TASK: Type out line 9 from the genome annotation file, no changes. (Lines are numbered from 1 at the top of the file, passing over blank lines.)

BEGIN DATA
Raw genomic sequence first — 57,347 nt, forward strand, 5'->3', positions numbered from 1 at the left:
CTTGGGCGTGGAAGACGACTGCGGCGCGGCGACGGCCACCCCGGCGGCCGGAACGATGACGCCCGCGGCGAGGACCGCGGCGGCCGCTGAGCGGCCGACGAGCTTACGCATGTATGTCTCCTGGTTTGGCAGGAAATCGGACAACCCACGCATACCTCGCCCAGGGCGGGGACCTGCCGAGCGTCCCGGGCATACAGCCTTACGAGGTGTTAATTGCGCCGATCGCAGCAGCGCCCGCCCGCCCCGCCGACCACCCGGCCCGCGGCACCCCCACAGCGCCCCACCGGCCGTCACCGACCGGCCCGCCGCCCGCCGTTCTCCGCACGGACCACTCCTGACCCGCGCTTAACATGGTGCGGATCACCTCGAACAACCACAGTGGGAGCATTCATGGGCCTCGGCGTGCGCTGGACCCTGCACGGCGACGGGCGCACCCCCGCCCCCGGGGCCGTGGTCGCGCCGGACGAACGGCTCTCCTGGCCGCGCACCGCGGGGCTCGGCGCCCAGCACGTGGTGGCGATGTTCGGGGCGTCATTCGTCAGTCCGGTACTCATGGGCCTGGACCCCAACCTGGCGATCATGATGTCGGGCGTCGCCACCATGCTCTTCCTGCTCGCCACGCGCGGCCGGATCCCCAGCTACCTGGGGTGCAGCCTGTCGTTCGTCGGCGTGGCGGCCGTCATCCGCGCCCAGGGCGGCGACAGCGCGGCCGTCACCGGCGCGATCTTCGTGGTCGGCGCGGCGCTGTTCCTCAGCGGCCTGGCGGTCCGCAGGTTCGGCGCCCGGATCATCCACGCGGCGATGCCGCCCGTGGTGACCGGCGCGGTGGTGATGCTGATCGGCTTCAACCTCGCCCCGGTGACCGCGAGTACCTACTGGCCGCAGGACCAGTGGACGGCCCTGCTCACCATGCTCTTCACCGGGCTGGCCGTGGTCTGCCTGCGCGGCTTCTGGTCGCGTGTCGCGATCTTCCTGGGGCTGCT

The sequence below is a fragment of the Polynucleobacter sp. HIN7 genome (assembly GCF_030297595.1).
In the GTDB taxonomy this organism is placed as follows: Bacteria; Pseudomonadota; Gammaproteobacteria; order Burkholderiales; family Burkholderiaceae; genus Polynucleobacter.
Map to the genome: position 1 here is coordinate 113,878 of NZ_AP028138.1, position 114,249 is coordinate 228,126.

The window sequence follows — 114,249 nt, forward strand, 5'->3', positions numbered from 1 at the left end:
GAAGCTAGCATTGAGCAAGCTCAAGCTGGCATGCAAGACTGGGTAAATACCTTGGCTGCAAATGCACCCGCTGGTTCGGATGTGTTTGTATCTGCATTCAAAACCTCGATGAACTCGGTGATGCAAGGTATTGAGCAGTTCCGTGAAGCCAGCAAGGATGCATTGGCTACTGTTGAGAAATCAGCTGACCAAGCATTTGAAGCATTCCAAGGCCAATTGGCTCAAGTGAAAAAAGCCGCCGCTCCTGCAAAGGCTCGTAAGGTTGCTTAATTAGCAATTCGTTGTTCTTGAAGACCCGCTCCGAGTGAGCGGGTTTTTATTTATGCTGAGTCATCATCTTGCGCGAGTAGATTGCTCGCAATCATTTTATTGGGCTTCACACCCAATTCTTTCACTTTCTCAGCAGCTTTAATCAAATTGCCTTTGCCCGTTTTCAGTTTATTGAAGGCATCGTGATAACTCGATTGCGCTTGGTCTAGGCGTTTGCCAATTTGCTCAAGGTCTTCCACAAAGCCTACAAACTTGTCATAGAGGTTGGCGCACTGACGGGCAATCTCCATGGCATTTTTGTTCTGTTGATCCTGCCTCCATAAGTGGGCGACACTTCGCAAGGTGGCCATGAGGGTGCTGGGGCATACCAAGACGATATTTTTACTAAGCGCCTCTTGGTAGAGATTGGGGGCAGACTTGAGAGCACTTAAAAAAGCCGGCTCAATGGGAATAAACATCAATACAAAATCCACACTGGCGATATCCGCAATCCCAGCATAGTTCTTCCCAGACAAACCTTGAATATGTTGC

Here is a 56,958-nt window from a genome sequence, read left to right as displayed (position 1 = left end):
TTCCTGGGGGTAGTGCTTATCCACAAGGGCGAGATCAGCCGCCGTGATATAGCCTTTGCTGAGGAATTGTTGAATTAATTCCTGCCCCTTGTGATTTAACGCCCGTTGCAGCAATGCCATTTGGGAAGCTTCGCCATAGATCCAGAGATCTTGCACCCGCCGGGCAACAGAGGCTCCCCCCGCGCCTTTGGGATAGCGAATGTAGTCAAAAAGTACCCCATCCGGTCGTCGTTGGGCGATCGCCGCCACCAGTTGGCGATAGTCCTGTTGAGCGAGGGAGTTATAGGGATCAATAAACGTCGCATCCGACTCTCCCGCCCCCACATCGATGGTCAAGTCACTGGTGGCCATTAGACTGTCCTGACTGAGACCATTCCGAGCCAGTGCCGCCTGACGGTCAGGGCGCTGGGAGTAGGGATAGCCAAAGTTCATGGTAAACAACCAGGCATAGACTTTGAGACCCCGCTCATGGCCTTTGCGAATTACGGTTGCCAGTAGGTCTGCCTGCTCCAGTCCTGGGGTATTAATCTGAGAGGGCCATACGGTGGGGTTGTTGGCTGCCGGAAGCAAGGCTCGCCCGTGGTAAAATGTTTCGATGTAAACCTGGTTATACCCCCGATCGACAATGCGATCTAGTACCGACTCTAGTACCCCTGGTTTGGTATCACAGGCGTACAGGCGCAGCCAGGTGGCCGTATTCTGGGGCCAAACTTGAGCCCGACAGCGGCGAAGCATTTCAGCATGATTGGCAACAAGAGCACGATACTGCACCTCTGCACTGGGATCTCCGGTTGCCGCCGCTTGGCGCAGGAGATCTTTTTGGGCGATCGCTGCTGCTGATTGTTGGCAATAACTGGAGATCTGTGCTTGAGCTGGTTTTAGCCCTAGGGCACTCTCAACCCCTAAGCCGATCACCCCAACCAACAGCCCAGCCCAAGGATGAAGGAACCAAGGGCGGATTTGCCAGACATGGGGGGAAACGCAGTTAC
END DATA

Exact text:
TTCCTGGGGGTAGTGCTTATCCACAAGGGCGAGATCAGCCGCCGTGATATAGCCTTTGCTGAGGAATTGTTGAATTAATTCCTGCCCCTTGTGATTTAACGCCCGTTGCAGCAATGCCATTTGGGAAGCTTCGCCATAGATCCAGAGATCTTGCACCCGCCGGGCAACAGAGGCTCCCCCCGCGCCTTTGGGATAGCGAATGTAGTCAAAAAGTACCCCATCCGGTCGTCGTTGGGCGATCGCCGCCACCAGTTGGCGATAGTCCTGTTGAGCGAGGGAGTTATAGGGATCAATAAACGTCGCATCCGACTCTCCCGCCCCCACATCGATGGTCAAGTCACTGGTGGCCATTAGACTGTCCTGACTGAGACCATTCCGAGCCAGTGCCGCCTGACGGTCAGGGCGCTGGGAGTAGGGATAGCCAAAGTTCATGGTAAACAACCAGGCATAGACTTTGAGACCCCGCTCATGGCCTTTGCGAATTACGGTTGCCAGTAGGTCTGCCTGCTCCAGTCCTGGGGTATTAATCTGAGAGGGCCATACGGTGGGGTTGTTGGCTGCCGGAAGCAAGGCTCGCCCGTGGTAAAATGTTTCGATGTAAACCTGGTTATACCCCCGATCGACAATGCGATCTAGTACCGACTCTAGTACCCCTGGTTTGGTATCACAGGCGTACAGGCGCAGCCAGGTGGCCGTATTCTGGGGCCAAACTTGAGCCCGACAGCGGCGAAGCATTTCAGCATGATTGGCAACAAGAGCACGATACTGCACCTCTGCACTGGGATCTCCGGTTGCCGCCGCTTGGCGCAGGAGATCTTTTTGGGCGATCGCTGCTGCTGATTGTTGGCAATAACTGGAGATCTGTGCTTGAGCTGGTTTTAGCCCTAGGGCACTCTCAACCCCTAAGCCGATCACCCCAACCAACAGCCCAGCCCAAGGATGAAGGAACCAAGGGCGGATTTGCCAGACATGGGGGGAAACGCAGTTAC